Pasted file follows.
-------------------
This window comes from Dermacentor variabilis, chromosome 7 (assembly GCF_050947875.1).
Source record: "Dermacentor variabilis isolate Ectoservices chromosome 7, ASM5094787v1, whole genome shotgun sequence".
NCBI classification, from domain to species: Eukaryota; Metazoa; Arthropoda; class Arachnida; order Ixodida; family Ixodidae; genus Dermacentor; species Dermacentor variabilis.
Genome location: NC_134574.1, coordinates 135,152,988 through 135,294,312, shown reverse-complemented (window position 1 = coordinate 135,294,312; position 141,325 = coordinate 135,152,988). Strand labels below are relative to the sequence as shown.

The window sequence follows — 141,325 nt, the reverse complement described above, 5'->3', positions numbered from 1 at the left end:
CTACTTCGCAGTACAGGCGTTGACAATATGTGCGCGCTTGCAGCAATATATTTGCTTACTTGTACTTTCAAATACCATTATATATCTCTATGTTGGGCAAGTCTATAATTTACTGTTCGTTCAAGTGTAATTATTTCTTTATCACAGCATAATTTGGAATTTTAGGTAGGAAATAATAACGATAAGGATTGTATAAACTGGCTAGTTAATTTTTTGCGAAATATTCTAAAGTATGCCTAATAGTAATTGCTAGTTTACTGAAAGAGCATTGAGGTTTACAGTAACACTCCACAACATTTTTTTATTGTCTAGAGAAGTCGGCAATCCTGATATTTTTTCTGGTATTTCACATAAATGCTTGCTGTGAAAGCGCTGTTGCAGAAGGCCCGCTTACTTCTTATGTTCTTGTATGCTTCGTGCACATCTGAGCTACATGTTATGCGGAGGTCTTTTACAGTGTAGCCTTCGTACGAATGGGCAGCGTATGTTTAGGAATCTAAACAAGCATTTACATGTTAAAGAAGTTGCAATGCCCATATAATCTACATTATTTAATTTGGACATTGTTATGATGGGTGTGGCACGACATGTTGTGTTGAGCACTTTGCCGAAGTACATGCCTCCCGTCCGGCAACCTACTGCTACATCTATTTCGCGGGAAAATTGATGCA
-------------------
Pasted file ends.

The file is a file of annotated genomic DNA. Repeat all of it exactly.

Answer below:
This window comes from Dermacentor variabilis, chromosome 7 (assembly GCF_050947875.1).
Source record: "Dermacentor variabilis isolate Ectoservices chromosome 7, ASM5094787v1, whole genome shotgun sequence".
NCBI classification, from domain to species: Eukaryota; Metazoa; Arthropoda; class Arachnida; order Ixodida; family Ixodidae; genus Dermacentor; species Dermacentor variabilis.
Genome location: NC_134574.1, coordinates 135,152,988 through 135,294,312, shown reverse-complemented (window position 1 = coordinate 135,294,312; position 141,325 = coordinate 135,152,988). Strand labels below are relative to the sequence as shown.

The window sequence follows — 141,325 nt, the reverse complement described above, 5'->3', positions numbered from 1 at the left end:
CTACTTCGCAGTACAGGCGTTGACAATATGTGCGCGCTTGCAGCAATATATTTGCTTACTTGTACTTTCAAATACCATTATATATCTCTATGTTGGGCAAGTCTATAATTTACTGTTCGTTCAAGTGTAATTATTTCTTTATCACAGCATAATTTGGAATTTTAGGTAGGAAATAATAACGATAAGGATTGTATAAACTGGCTAGTTAATTTTTTGCGAAATATTCTAAAGTATGCCTAATAGTAATTGCTAGTTTACTGAAAGAGCATTGAGGTTTACAGTAACACTCCACAACATTTTTTTATTGTCTAGAGAAGTCGGCAATCCTGATATTTTTTCTGGTATTTCACATAAATGCTTGCTGTGAAAGCGCTGTTGCAGAAGGCCCGCTTACTTCTTATGTTCTTGTATGCTTCGTGCACATCTGAGCTACATGTTATGCGGAGGTCTTTTACAGTGTAGCCTTCGTACGAATGGGCAGCGTATGTTTAGGAATCTAAACAAGCATTTACATGTTAAAGAAGTTGCAATGCCCATATAATCTACATTATTTAATTTGGACATTGTTATGATGGGTGTGGCACGACATGTTGTGTTGAGCACTTTGCCGAAGTACATGCCTCCCGTCCGGCAACCTACTGCTACATCTATTTCGCGGGAAAATTGATGCA